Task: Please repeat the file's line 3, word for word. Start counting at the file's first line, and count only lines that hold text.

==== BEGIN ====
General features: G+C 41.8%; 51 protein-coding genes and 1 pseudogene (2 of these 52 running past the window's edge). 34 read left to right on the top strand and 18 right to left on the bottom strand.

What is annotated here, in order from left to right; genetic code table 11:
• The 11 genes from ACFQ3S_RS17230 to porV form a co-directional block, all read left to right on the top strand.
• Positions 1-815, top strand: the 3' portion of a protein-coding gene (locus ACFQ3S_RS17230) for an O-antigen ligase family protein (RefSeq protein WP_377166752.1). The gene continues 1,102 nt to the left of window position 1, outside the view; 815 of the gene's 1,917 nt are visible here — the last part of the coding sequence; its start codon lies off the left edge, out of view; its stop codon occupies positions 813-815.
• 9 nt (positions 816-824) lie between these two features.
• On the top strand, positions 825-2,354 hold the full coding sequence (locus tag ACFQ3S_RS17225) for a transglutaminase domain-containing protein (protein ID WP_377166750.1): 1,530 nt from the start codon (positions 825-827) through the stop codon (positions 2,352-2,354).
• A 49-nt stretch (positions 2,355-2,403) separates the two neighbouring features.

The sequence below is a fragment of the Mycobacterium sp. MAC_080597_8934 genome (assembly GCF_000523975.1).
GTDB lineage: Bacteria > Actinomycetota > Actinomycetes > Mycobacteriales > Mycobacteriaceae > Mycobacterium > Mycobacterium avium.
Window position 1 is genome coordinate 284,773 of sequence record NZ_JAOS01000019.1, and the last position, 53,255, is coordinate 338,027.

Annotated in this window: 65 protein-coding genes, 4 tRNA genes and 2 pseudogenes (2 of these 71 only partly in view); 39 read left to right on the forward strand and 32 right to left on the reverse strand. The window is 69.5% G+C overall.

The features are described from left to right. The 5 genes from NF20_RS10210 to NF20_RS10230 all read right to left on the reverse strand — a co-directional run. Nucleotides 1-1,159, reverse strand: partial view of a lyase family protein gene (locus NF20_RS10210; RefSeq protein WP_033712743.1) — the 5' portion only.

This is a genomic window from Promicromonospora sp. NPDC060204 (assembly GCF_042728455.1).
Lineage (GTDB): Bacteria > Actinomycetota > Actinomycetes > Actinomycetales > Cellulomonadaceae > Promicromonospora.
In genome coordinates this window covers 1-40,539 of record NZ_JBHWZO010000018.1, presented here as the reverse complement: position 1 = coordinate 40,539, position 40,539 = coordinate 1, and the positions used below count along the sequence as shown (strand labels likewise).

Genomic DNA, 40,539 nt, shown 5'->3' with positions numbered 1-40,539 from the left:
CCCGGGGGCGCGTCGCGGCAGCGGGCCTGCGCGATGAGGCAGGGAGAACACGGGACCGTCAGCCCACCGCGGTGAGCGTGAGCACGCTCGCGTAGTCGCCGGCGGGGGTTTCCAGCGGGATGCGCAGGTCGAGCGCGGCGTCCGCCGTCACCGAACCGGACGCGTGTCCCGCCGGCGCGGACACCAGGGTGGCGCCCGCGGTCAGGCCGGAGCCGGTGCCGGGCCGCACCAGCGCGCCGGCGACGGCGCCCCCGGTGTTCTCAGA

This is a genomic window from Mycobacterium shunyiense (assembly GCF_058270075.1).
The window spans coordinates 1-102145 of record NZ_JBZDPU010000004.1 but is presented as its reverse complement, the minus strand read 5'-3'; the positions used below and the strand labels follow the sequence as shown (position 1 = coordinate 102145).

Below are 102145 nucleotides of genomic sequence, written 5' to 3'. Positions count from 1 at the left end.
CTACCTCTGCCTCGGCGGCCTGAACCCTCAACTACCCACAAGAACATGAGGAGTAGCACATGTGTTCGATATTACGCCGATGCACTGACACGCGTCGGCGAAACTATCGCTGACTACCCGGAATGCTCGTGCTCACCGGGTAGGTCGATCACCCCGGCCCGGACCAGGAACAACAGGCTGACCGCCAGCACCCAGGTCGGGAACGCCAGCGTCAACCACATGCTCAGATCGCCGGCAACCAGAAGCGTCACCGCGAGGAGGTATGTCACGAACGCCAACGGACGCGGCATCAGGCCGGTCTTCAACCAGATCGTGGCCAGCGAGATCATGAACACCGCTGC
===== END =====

• The 11 genes from ACFQ3S_RS17230 to porV form a co-directional block, all read left to right on the top strand.